Many families gather together for the Passover Seder. They eat the matzah and the bitter herbs, drink the four cups, and recite the Haggadah. The house is free of all chametz. In our prayers we refer to Passover as "the festival of liberation." These are wonderful mitzvot. But, what do we take from Passover into our daily lives?
It should be obvious that Passover is more than a kind of Independence Day celebration. Who prepares for an Independence Day two weeks in advance, making the house chametz-free to a degree of operating-room sterility, replacing all dishes and cookware, and having a sharply restricted diet for eight days?
The deeper significance of Passover occurred to me when a recovering drug addict told me that when his father began reciting the Haggadah at the Seder, and said, "Avadim hayinu (we were slaves)," he interrupted him. "Abba," he said, "can you truthfully say that you were a slave? Your ancestors were slaves, but you don't know what it means to be a slave. I can tell you what it is like to be a slave. All the years that I was on drugs, I had no freedom. I had to do whatever my addiction demanded. I did things that I never thought I was capable of doing, but I had no choice, no free will. I was the worst kind of slave."
This is a precious insight. Slavery is not limited to a despotic Pharaoh or a slave owner. A person can lose his freedom and be a slave to himself, to his habits and negative character traits. A person who cannot break free from cigarettes is a slave, as is someone who cannot break free from gambling, from excess food, from the Internet, and even from the office.
A person whose self-concept is dependent on what others think of him, or whose behavior is totally determined by what he thinks others want him to be, he, too, has no freedom. He is not free to do what he thinks is right and proper, but what others think is right and proper. Anytime one loses control of any aspect of one's behavior, one is a slave.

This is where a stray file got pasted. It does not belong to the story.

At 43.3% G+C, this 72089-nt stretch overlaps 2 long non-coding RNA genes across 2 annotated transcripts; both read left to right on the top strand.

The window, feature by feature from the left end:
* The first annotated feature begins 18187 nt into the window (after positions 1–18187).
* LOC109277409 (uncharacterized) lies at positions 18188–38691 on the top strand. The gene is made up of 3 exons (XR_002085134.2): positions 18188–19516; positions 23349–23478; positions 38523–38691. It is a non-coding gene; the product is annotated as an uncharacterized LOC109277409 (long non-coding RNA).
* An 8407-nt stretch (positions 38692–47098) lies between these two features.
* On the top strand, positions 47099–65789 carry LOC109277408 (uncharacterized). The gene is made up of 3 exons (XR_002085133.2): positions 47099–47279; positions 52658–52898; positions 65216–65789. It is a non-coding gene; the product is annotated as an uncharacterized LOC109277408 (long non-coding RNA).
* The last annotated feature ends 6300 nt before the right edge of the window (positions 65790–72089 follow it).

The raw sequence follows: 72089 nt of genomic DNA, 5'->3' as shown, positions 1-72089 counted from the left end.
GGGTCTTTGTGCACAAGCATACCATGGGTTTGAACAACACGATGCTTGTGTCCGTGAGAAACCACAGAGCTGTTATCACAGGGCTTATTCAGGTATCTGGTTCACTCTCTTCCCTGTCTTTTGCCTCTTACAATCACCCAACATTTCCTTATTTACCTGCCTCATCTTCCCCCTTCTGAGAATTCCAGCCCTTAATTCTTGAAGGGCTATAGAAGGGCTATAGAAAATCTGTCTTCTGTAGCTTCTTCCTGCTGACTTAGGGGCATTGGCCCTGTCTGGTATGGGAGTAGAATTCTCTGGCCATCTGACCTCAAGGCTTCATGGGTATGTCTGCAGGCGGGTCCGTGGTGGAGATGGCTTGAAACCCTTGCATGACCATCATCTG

The entire Haggadah is essentially a text on breaking free from all forms of enslavement, internal as well as external.
This understanding of Passover and the Exodus explains why we have an entire week of celebrating independence. For political independence, one day of parades, picnics, and fireworks suffices. For the realization of obtaining true personal freedom, an entire week of contemplation is necessary...
The centerpiece of Passover is, of course, the matzah. The Zohar refers to matzah as "the bread of faith." Presumably, this is because the Israelites left Egypt in such great haste that they could not take along any provisions, and took only the unleavened dough with them. With trust in God they headed into the barren desert where no food was available. The matzah, therefore, represents the Israelites' faith and trust in God.